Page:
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I study mathematics and as I'm sure you can imagine, often read the word formula. I also quite often come across formulas used as the plural. This always annoys me as I was under the impression that the correct plural of formula was formulae?

Is there any consensus or information as to why there is two (seemingly) accepted forms of this? I thought that formulae probably has a Latin derivation and formulas may be Americanized?

marked as duplicate by FumbleFingers, tchrist, choster, Edwin Ashworth, Ronan Aug 4 '14 at 8:16

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    I would advise checking the journal where one expects to have one’s work published to see which convention they follow. – tchrist Aug 3 '14 at 12:37
  • @tchrist I was more just interested. I think I will stubbornly stick my archaic ways and use formulae! – hmmmm Aug 3 '14 at 12:51
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    I don’t know why you write Americanized when you mean naturalized. You seem to associate “Americanize” with the idea of doing something you don’t like, as though it were bastardize instead. That isn’t very constructive. In any event, sometimes one has two different plurals in play with slightly different meanings or registers, as occurs with index supporting indices in technical contexts and indexes in non-technical ones. – tchrist Aug 3 '14 at 12:52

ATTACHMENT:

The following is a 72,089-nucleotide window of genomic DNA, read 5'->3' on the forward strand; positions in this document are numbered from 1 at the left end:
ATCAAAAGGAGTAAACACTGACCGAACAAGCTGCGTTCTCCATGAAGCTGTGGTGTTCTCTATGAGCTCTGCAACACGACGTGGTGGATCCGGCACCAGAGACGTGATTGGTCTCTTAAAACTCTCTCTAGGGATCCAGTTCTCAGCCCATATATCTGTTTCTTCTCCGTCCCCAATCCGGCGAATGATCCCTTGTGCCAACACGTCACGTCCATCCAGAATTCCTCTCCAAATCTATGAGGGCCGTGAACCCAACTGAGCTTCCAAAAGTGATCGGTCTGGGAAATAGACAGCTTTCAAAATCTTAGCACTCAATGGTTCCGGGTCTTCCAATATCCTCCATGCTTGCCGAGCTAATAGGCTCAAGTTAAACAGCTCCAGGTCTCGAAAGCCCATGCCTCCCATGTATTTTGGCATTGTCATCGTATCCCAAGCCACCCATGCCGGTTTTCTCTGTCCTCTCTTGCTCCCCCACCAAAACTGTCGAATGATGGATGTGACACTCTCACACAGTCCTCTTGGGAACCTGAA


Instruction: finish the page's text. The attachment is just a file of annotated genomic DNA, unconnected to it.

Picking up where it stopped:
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    Related: Which style of Latin plurals should I use? Actually expressly covers formulas vs. formulae, too. – RegDwigнt Aug 3 '14 at 13:54
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    An NGram of usage over the past half-century confirms my expectation that the irregular formulae continues to lose ground. So go for formulas unless you're constrained by some style guide, editor, educational establishment, or whatever. – FumbleFingers Aug 3 '14 at 15:20
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It appears that the plural formulas has become the most common term also in scientific context:

for·mu·la /ˈfɔːmjʊlə/: - n. pl. for·mu·las or for·mu·lae.

Usage note:

  • The word formula has two possible plural forms, formulae and formulas. The traditional distinction is that formulas should be used in general writing and formulae in mathematical and scientific contexts, but analysis of the Oxford English Corpus shows that formulas is increasingly the dominant form in both technical and general uses. (ODO)

Ngram and Ngram: the graphs suggest that the most common use is 'formulas'.

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